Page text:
Bottlehead Crack OTL AMP (Kit/DIY) - Official Thread



I finally got a chance to start building my Crack 1.1 OTL this weekend.

Right now I am literally waiting for paint to dry … as I’m doing a hammered bronze finish on the top plate and a metallic flake candy-apple red on the case … neither of which are the fastest drying choices I could have made!

Now it comes down to a question of whether I will have the patience to document that as I go. Or just build this one, make notes on what I want to show in a build-log/walkthrough article, and then build another one and document that … and then put that amplifier into the Preview Program or as part of a competition of some kind.


Been waiting about a month now. They must be very backed up. I can hardly wait. Still need to get solder gun.


4-6 weeks is pretty typical.

According to their site Cracks and Speedballs ordered up to 9/13 have been shipped.

I would recommend downloading the build-manual if you haven’t already, to make sure you have the other things you’ll need on hand (tape, wood-glue, and whatever you’re going to use to finish the case). And, if you decide to finish the top-plate, make sure you only do the top side! This is clearly called out in the manual, but I know a couple of people that painted it both sides before they bothered to start reading!


This is the finished top plate (which is finally dry). Well, I say “finished”. It’s painted. Still have some clean up to do in the cut-outs … which I’ll do before I mount the hardware.

Ironic that the paint/finish is likely to take 10x as long as the actually electronic assembly!


Ian A true labor of love. It’s a beaut.
Thanks for the tips on supplies.


So … it is built …

Pictures will have to wait until I finish the base; freshly-sanded primer-white is not the look I want to show off …

Now I’ve been through it once … and found a couple of things I might do in a different order, I will order up another one and do a proper build-log for it. Not that is very involved. I’ve spent more time buggering about with the finish than I did on the assembly and electronics build.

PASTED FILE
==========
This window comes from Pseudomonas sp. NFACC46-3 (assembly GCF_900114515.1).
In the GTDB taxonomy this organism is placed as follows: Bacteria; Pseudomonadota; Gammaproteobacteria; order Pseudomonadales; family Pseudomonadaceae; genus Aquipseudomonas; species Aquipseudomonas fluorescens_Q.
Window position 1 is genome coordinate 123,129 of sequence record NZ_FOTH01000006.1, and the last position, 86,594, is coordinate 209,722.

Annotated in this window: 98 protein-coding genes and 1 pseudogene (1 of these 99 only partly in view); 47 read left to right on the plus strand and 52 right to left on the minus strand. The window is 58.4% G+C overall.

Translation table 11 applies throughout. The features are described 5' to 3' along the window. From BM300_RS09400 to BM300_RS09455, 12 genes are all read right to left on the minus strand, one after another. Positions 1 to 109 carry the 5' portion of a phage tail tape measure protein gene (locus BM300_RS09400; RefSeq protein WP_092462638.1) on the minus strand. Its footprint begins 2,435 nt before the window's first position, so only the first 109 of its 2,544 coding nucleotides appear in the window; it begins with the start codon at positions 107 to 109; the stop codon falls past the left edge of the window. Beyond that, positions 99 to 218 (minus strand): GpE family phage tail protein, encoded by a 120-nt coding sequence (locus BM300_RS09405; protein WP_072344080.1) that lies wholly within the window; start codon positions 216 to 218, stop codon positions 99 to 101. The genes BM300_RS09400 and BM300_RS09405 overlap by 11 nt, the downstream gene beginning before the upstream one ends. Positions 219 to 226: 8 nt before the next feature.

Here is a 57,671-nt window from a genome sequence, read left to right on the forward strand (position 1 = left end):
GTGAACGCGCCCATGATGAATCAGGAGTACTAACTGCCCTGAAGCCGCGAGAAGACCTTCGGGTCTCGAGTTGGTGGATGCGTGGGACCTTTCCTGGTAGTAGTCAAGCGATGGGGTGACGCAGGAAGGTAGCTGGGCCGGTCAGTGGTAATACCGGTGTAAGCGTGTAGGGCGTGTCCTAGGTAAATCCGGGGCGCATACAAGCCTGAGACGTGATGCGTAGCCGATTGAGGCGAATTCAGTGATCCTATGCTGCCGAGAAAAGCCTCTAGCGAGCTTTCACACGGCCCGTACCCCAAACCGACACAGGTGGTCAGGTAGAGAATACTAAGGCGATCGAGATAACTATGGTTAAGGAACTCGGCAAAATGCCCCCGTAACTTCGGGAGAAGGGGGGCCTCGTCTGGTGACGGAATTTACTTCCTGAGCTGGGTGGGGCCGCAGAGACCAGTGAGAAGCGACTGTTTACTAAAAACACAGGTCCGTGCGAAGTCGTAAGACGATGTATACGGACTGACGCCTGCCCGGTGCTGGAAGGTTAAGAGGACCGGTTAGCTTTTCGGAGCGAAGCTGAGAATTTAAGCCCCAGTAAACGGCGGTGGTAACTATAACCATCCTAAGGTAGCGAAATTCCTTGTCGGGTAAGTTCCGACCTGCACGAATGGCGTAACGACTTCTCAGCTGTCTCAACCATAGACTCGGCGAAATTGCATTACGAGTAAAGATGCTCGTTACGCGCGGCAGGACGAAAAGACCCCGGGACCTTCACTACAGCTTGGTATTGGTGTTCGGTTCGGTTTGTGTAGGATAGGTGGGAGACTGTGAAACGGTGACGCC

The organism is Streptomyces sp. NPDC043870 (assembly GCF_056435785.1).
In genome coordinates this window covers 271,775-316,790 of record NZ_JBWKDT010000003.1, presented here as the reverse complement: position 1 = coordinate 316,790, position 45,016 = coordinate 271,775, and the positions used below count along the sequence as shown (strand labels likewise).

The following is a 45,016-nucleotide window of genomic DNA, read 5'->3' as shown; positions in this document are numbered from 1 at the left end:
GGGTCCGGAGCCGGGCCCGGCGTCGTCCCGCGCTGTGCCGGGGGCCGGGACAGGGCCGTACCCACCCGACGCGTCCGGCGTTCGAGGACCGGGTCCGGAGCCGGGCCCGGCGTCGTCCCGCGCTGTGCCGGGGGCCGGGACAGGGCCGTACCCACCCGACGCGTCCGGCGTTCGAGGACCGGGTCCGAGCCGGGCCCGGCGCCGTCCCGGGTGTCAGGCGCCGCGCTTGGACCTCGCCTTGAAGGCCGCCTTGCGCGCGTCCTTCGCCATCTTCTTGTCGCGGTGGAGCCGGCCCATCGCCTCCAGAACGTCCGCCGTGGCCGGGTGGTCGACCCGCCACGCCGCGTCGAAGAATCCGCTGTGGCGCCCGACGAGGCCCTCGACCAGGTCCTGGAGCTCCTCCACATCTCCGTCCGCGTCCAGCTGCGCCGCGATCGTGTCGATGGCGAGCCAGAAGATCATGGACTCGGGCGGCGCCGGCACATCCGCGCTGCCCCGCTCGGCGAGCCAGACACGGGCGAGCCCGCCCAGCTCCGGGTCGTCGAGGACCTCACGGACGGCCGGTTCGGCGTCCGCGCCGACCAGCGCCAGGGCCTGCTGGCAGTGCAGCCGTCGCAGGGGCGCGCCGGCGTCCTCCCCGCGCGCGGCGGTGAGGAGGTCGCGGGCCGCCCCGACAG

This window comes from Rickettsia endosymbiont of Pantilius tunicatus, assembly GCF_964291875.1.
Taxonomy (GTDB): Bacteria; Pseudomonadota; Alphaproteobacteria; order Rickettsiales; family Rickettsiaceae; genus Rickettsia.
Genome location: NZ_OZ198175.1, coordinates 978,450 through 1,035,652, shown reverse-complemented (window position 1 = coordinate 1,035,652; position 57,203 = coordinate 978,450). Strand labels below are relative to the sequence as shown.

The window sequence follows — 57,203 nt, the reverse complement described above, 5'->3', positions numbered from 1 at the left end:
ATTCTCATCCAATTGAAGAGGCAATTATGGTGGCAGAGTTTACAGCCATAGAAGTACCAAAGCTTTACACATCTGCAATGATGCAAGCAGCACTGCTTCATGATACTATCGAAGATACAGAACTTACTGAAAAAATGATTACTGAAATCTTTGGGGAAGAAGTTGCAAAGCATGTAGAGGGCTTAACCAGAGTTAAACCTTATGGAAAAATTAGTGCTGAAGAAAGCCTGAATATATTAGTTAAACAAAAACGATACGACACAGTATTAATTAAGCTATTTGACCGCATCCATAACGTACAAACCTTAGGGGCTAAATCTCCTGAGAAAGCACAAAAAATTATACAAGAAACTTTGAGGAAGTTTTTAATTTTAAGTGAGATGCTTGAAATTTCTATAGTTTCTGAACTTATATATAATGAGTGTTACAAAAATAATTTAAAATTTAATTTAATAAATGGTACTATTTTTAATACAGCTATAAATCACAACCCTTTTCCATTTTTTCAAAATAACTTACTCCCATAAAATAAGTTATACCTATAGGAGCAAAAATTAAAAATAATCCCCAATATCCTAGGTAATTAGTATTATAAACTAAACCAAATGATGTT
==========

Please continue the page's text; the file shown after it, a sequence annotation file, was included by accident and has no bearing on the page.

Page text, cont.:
May just keep the metal stock, and stain the base on the next build.

If you’re at all thinking about building one of these - just do it. It’s very straightforward, requires a minimum of tools/skills. And the end result sounds lovely. Especially when feeding something like the HD650 (as nature intended).


Ian, Can’t wait to see the pictures. As I recall I thought you might have said you spent about 10 hrs on the finish before what you’re going to do now. I still have not gotten mine yet. Probably a back log due to the special they had recently.
Also will love to see your step by step work.


Doing the hammered-finish on the transformer bell and chassis-plate was more about getting the right paint density and drying time than anything. Hammered-finish paints need to be applied more heavily on each pass than most spray-paints (where more/multiple thin/light coats is the norm) - due to the way the various additives work to yield the hammered finish.

It was a full day before those had dried, and I gave it an extra one just to be sure.

Then I had to clean up the bottom of the chassis, where some paint had gotten underneath it, since it is used as part of the ground. Next time I would just tape off the underside, as the two minutes it would take to do that is a far cry from what it takes to get fully-cured hammer-finish paint off the metal!

Oh, and I cleaned out all of the holes in the chassis plates as well - down to the metal, since things are a tight fit (especially the fibre washers/spacers for the transformer mounting).

I let the Titebond III wood glue cure for 24 hours on the case assembly as well. Though actually assembling that only took about 5 minutes (align, tape, check alignment, final tape).

Priming was quick … but again I gave that some time to bond properly. Sanding that down afterwards wasn’t too time consuming. Maybe 20 minutes total (gently, and progressively, by hand … me, woodwork and power tools do not mix).

Now it’s just a case of waiting for a suitably dry day to do the metal-flex candy-apple red paint on the case. Which looks like mid-week - but if today gives me a weather-break I’ll certainly take advantage of it.